France and Germany are struggling to agree on how to solve the European debt crisis as euro zone finance ministers meet in Brussels.
Berlin and Paris differ on how to reduce Greek debt and how to boost the bloc’s bailout fund, known as the European Financial Stability Facility.
Luxembourg Prime Minister Jean-Claude Juncker, who also chairs the Eurogroup, said failure to strike a deal quickly would be disastrous.
“We are not exactly presenting a shining example of exquisite governance here,” Juncker said.
German Chancellor Angela Merkel and French President Nicolas Sarkozy will meet Saturday, ahead of euro zone summits on Sunday and Wednesday.
German Finance Minister Wolfgang Schäuble rubbished claims of any tension between the countries, saying additional talks are needed because Merkel is legally required to consult MPs.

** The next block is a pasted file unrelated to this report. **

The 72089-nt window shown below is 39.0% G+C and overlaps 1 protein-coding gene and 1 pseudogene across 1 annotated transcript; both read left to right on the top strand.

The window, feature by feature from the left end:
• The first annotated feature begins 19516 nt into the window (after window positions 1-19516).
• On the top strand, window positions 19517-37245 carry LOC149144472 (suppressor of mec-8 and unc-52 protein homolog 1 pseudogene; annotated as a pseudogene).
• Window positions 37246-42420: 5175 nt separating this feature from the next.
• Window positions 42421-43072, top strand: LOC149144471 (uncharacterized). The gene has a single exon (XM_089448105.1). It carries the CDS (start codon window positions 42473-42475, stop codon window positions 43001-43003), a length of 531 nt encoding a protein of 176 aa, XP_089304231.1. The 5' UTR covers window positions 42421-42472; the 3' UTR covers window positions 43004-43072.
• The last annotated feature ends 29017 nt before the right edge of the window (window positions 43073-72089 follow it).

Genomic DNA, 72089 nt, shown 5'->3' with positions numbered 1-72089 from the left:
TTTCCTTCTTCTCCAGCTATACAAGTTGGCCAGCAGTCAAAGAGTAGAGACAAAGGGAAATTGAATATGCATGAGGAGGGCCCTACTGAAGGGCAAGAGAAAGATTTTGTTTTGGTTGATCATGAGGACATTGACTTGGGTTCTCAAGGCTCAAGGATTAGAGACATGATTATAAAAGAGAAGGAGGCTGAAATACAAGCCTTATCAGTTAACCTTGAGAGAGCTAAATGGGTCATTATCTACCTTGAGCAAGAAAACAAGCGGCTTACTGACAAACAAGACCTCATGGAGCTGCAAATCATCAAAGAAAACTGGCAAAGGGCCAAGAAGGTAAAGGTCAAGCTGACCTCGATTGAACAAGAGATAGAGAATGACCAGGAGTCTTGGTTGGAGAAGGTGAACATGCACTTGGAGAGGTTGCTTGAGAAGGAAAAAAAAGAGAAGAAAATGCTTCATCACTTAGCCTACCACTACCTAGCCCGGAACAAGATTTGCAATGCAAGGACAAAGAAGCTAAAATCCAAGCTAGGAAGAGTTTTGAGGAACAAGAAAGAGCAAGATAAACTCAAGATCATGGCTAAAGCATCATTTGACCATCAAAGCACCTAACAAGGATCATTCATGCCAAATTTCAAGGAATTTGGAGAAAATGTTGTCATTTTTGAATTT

“We need another summit next week because German law prescribes that the use of the instruments of the expanded stability mechanism has to be approved by the German parliament’s budgetary committee beforehand,” he told reporters.
The so-called troika of the European Commission, the IMF and the European Central Bank says Athens should get an eight billion euro aid installament as part of an international bailout agreed last year.
But all seventeen euro zone countries must agree before that tranche is paid out.
Greece says it will go bankrupt without that help.